Engineers hoping to interact with music at Iowa State don’t have to do so in the traditional sense. They don’t have to play a musical instrument, compose pages of sheet music, or understand the traditional theories behind composition. Instead, they can explore the newest innovations in the field through a music technology minor.
Christopher Hopkins, creator of the minor and associate professor of music in the Department of Music and Theatre, says the two-year-old minor wasn’t designed with any one type of student in mind, but finds engineers show the most interest in the program.
“Engineering students often choose it for either enrichment purposes or for an extension of their major,” says Hopkins. “Some engineers have a serious musical avocation they want to explore. Others choose it as an extension of their program of study and want to use their engineering skills in conjunction with the music world in a professional way.”
Connecting the two sets of skills is not as much of a stretch as it may seem. Whether it is in a recording studio, crafting the next best microphone, or collaborating with architects to ensure a new concert hall has the best acoustics possible, engineers are a big part of today’s music.
“Engineering is often about a construction of something from parts,” says Hopkins. “The minor allows students to see how engineering applies to the construction of music and gives them another source for creative ideas.”
The core of the minor is three music technology courses, with a variety of electives in music, computer science, computer engineering, electrical engineering, mechanical engineering, physics, and software engineering.
“When I created the program, I wanted it to be very adaptable because this is not a mini-major,” says Hopkins. “It functions in a way that allows students to create their own links to their major. Students use their engineering studies as a way to gain deep knowledge of science and technology, but they use the music technology minor to apply those skills creatively to sound or music in their career or personal life.”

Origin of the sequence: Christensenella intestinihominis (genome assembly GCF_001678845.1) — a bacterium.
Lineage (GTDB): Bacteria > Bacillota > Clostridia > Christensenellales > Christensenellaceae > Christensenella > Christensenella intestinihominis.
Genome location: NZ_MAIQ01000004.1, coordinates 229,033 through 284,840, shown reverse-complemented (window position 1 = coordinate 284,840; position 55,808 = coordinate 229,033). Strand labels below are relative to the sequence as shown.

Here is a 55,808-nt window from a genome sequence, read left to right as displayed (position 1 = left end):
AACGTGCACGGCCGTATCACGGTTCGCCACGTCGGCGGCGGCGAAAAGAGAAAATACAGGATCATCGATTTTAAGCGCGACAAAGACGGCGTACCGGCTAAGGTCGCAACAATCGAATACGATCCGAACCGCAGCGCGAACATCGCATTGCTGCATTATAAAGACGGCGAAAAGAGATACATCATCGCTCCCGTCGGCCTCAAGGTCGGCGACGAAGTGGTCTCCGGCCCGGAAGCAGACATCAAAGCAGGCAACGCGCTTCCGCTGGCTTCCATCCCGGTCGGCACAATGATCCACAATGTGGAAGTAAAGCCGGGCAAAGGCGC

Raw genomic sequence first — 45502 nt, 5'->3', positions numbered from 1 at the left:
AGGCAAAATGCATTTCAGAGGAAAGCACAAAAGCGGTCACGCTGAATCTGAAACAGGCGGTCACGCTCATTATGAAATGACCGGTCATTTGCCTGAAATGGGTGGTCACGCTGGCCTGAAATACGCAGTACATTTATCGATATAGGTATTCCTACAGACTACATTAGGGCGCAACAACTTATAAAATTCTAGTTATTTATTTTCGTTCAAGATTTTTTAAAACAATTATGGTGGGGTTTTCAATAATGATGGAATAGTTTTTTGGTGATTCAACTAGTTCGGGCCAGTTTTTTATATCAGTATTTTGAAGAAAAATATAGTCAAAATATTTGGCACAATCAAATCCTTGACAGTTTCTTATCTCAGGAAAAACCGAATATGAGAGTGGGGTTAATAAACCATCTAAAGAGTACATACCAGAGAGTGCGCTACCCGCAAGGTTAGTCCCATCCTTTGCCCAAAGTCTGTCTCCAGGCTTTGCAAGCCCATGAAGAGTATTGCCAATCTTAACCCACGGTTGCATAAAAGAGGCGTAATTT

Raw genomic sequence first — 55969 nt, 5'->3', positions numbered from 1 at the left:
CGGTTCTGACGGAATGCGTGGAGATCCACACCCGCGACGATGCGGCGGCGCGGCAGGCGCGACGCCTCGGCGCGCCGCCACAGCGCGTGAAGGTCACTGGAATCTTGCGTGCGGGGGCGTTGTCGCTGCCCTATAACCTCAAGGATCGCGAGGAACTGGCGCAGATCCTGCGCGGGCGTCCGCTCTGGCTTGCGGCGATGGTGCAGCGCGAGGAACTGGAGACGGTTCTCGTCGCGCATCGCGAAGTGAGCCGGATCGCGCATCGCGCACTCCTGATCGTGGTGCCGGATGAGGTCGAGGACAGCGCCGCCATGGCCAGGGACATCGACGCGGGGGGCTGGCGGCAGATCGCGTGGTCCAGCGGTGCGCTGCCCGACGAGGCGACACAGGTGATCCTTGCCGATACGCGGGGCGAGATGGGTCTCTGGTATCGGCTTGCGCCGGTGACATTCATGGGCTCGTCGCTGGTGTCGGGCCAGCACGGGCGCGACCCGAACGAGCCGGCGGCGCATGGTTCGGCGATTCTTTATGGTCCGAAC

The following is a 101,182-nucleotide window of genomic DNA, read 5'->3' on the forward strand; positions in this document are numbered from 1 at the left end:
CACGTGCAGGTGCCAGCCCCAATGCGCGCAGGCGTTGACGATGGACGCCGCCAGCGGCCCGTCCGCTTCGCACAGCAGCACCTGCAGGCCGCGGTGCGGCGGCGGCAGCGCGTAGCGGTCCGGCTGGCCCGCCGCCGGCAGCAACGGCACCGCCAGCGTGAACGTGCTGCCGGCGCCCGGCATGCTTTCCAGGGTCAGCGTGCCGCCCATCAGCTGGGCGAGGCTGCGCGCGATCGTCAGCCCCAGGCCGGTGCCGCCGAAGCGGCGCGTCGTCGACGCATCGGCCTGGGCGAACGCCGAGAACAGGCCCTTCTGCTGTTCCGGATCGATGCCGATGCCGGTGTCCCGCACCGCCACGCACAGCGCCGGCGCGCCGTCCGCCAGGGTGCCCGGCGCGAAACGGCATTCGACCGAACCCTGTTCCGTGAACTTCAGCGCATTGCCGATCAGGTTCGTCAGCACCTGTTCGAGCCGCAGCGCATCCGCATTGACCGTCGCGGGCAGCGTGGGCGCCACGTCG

Derek Navratil (BSEE‘11) first became interested in the minor because of his attempt to break into the music industry in high school. “I have always had a passion for music and technology so in high school I started a music recording business, but that never really went anywhere,” says Navratil.
He now uses the skills he honed in music technology classes to record friends’ songs on the weekends; assist with audio production at his church; consult with a local touring organization for audio and lighting; and even reignite his recording company.
Although Navratil wouldn’t complain about being paid to do what he loves, music is his lifelong hobby.
“I will always work with music technology for pure enjoyment,” says Navratil. “Music is around us all the time and knowing how that music is made and the skill it takes to produce what we hear on our radios or iPods is a thrill I’ll never get tired of.”
An underlying desire, like that of Navratil’s, coupled with a thirst for technological innovation, is what makes the music technology minor fascinating to many engineers.
“Beyond the introductory courses, music technology isn’t about learning the software,” says Hopkins. “It is about creating software, meaning engineers can apply much of what they already know.”
Navratil used his engineering background while working on a surround panner that uses all eight channels of audio output in a music studio while he earned his minor. With the panner, he was able to create custom music outputs through an intuitive user interface, create an illusion of sound circling a listener, and pan audio fluidly from speaker to speaker in various configurations.
Another team of students recently worked with an AcceleGlove, a glove with accelerometers that sense motion and emit sound through custom-built software. The AcceleGlove is an example of a type of interface and software that can be used for performance of electronic music. Mark Wiemer (BSME’11) worked on the team to add a vibration feature to the glove, which allows performers to receive both tactile and audio feedback.
These kinds of projects supply students with advanced professional equipment, provide hands-on practice, and offer a chance to experiment with how cutting-edge technology can be applied to various aspects of music.
“This minor provided an invaluable education opportunity for me, and I have applied my skills time and time again,” says Navratil. “Being able to work with modern, state-of-the-art technology that the rest of the music world is using really enhances the learning process.”